OKLAHOMA CITY – As health care costs continue to rise, Medicare beneficiaries can also expect to pay more next year.
Part B Premiums
Since the Social Security Administration is giving out a 0.3 percent cost of living increase in January, which equates to about a $4 monthly increase on average, the 2017 Part B monthly premium for about 70 percent of Medicare recipients will increase only about $4 to $5. Medicare cannot pass along premium increases greater than the dollar increase in their Social Security checks under the hold harmless rule.
Some will pay more
Unfortunately, that rule does not protect all Medicare recipients. New Medicare enrollees, including those who enroll in 2017, beneficiaries who are directly billed for their Part B premium, and current beneficiaries who have deferred claiming their Social Security will pay more.
If you fit into any of these categories, you Medicare Part B premium will be $134 per month in 2017.
The hold harmless rule also does not protect high-income Medicare beneficiaries who already pay higher Part B premiums because their annual incomes are above $85,000 for an individual or $170,000 for a couple. If you fit into this category, here is what you will pay based on your 2015 tax returns:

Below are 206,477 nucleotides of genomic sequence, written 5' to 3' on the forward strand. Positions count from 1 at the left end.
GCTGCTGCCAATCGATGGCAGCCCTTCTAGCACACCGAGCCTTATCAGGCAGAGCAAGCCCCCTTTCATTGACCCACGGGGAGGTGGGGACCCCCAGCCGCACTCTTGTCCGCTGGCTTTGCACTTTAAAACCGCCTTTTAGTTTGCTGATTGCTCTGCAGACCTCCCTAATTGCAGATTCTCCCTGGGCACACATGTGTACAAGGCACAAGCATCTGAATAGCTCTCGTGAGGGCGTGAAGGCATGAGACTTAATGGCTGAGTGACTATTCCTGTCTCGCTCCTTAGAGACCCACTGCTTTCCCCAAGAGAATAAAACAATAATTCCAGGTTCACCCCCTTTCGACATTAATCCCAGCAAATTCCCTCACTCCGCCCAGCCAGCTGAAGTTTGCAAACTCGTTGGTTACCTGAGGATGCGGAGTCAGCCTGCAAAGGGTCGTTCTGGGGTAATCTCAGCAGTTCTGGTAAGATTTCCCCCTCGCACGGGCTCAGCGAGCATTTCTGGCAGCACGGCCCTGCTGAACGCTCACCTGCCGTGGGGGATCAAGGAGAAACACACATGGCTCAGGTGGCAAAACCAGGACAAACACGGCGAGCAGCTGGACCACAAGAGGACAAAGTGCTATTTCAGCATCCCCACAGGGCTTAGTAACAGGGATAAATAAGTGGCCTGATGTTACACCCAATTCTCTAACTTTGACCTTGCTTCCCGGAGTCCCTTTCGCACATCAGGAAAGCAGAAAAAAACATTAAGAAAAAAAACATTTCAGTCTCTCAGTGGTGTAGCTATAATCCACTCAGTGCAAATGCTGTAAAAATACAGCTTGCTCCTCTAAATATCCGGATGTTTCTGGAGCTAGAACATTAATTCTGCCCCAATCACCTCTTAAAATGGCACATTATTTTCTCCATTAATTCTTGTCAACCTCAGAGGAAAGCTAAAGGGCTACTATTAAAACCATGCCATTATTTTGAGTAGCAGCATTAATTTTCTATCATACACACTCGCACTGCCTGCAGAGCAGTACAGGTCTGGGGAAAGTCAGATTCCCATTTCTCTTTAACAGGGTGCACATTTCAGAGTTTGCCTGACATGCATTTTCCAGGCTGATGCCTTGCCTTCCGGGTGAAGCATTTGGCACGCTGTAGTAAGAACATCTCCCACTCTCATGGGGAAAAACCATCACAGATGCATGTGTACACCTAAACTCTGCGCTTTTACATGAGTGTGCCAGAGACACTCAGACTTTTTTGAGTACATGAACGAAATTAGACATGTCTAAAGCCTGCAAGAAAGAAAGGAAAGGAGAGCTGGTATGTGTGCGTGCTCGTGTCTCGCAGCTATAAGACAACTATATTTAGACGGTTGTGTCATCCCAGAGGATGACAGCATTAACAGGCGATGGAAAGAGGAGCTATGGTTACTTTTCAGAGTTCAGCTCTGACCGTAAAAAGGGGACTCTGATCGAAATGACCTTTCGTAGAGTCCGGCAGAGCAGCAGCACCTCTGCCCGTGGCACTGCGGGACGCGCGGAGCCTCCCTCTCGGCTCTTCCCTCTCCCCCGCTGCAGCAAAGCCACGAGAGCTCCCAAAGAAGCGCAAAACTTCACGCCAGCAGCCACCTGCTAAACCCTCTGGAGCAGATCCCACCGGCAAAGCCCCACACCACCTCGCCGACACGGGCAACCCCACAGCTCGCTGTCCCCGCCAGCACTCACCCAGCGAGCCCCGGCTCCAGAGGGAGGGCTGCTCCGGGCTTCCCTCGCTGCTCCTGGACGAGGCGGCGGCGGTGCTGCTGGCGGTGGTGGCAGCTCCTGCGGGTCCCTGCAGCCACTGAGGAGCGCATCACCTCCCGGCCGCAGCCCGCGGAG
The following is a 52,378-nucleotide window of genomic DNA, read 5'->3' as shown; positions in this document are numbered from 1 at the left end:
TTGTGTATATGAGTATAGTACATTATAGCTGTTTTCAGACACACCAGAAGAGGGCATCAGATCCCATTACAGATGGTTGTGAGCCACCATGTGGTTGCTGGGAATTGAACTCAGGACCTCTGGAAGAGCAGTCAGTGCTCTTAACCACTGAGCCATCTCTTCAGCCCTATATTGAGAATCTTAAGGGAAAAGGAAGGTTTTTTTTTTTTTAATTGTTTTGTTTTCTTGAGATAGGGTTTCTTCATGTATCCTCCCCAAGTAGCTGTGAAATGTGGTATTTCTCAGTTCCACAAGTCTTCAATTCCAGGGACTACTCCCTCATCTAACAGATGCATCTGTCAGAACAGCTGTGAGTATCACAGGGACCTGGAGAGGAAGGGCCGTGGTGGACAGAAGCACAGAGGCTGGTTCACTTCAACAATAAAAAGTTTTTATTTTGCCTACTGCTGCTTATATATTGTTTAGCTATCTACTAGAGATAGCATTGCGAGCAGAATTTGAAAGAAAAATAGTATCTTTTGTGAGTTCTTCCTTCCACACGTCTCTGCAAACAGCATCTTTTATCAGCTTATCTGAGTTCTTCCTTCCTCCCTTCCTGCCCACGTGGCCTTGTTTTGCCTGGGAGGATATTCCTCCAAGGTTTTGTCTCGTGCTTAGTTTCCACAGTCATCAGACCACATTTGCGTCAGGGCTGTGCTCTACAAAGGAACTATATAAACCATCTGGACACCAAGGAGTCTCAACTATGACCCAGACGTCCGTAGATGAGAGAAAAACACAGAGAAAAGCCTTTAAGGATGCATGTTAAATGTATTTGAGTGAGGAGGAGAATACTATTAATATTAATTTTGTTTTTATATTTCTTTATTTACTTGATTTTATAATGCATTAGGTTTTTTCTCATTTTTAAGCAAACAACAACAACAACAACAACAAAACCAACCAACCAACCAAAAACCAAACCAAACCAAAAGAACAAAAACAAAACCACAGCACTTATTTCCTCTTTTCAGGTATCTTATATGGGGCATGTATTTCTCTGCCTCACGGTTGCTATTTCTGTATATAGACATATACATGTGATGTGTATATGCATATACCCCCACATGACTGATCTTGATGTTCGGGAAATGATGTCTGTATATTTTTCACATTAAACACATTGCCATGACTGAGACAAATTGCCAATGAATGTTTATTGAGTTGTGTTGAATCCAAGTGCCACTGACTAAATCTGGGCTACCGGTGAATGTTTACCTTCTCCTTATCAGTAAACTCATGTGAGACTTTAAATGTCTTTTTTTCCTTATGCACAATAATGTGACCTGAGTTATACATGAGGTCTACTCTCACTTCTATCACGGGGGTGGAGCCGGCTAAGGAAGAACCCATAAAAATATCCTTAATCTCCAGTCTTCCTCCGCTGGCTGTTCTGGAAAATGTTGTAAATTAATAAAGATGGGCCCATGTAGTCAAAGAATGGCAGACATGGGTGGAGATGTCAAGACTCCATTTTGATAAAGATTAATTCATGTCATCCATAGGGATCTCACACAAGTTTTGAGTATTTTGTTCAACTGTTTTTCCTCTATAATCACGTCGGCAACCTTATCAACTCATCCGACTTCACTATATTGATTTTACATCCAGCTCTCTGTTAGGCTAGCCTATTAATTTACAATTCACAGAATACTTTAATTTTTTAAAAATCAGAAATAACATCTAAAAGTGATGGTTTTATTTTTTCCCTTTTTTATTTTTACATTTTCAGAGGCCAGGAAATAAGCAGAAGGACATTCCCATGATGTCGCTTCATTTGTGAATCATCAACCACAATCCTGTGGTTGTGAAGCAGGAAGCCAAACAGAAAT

- Individuals with incomes of $85,000 to $107,000 or married couples filing joint tax returns with incomes of $170,000 to $214,000 will pay $187.50 per month.
- Individuals earning $107,000 to $160,000 (couples $214,000 to $320,000) will pay $267.90.
- Individuals with incomes of $160,000 to $214,000 (couples $320,000 to $428,000) will pay $348.30.
- Individuals with incomes over $214,000 or couples above $428,000 will pay $428.60.
Deductibles and Co-Pays
Other changes that will affect all Medicare beneficiaries include the Part B deductible, which will increase to $183 in 2017 from $166 in 2016. The Part A (hospital insurance) annual deductible will also go up to $1,316 in 2017 for hospital stays up to 60 days.
For more information, visit Medicare’s website or call 800-633-4227.